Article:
I still find it wicked amazing how the author has been threading her stories through novellas, selecting a shorter arm of narrative to tell her stories whilst still giving the reader something hearty to chew on whilst they read her stories. This is something I tried to highlight through the latest Twitter ‘book club’ chat regarding ‘A Valentine Secret’ – of which I’ll include at the bottom of this review – offering everyone on the blog tour a chance to click-through to Twitter tweet by tweet and add their commentaries to the discussion questions awaiting them. For readers who are not a part of the blog tour – I welcome your responses, as these are everyday themes which are cross-relatable to all.

 Blog Book Tour | “A Valentine Surprise” by Emily Murdoch a novella anchoured to ‘A Christmas Surprise’, two of the #Regency Roms by Ms MurdochA Valentine Surprise
Subtitle: A Regency Romance
by Emily Murdoch
Source: Author via Writerly Yours PR

The course of true love never did run smooth…

Jonathan Brodie, the only son of Sir Roger and Lady Brodie, has lived in the village of Maplebridge his whole life.

Penelope, the daughter of the local florist, was adopted by the Baldwins when she was just a baby.

They could not be more different and yet, one blustery January morning, their paths collide in a chance encounter that is destined to change their lives forever.

Jonathan soon discovers that Penelope is far from the quiet wallflower that she first seems, but rather a beautiful rose just waiting for its chance to bloom. After spending more and more time together, it’s not long before their feelings for each other begin to blossom.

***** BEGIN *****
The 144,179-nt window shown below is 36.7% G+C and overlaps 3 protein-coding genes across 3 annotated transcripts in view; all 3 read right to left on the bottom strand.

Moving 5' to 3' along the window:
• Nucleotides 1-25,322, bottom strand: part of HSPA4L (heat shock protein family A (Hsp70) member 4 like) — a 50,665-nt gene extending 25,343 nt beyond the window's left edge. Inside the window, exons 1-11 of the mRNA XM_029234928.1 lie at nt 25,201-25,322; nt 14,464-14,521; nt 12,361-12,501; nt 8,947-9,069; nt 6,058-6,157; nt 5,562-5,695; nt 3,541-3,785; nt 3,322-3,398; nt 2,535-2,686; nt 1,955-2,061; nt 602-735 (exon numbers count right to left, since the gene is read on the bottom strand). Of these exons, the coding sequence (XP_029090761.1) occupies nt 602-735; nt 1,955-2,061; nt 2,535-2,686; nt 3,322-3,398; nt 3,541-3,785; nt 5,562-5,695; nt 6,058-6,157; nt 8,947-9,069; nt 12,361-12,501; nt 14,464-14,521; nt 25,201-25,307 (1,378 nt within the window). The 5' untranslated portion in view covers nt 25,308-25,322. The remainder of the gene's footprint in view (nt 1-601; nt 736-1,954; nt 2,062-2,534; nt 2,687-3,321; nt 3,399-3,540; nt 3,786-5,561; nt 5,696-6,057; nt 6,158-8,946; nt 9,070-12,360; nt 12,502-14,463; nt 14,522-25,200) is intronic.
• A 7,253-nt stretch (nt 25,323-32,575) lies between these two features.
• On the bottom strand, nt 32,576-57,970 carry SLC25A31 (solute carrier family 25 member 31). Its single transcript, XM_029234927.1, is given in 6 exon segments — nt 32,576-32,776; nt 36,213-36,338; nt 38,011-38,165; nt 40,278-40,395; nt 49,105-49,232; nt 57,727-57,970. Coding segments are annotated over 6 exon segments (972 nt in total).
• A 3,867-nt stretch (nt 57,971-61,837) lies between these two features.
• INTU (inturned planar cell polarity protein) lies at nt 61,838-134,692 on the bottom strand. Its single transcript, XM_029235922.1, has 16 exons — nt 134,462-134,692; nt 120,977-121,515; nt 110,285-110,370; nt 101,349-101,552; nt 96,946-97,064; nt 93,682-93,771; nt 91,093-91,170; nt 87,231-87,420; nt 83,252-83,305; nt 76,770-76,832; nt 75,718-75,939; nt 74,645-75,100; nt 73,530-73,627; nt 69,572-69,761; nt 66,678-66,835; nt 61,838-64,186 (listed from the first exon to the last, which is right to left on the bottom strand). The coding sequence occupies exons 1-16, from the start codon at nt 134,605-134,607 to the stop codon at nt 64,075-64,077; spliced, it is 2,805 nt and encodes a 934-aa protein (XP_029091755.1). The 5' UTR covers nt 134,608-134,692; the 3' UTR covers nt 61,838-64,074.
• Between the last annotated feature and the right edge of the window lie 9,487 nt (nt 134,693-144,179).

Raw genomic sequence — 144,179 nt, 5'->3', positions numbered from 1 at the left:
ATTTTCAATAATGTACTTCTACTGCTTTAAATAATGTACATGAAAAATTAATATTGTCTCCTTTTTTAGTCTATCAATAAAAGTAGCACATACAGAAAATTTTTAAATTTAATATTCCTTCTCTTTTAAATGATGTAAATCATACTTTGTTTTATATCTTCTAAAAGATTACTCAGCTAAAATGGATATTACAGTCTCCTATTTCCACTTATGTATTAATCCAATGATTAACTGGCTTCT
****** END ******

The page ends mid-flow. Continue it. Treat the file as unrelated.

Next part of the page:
However, when Jonathan starts investigating Penelope’s past, in order to present her with the truth about her biological parents, his grand Valentines gesture threatens to destroy any hope of a future with the woman he has grown to love.

Penelope begins to doubt Jonathan’s motives.

Is he only concerned with placating his domineering father and convincing him that she is worthy of the Brodie name?

Despite his good intentions, will Jonathan’s Valentine Secret ruin everything?

Or are two people from opposite ends of society simply destined to remain poles apart forever?

A Valentine Secret is a charming regency romance novella about never giving up on true love. ​

Genres: Historical Fiction, Historical Romance, Inspirational Fiction & Non-Fiction, Short Story or Novella

Places to find the book:

Add to LibraryThing

Find on Book Browse

ISBN: 978-1523659098

Also by this author: A Christmas Surprise

Published by Self Published

on 21st January, 2016

Format: epub | PDF editon

Pages: 112

Self-Published Author

Formats Available: Paperback and Ebook

Converse via: #HistRom, #HistoricalRomance + book tag: #AValentineSecret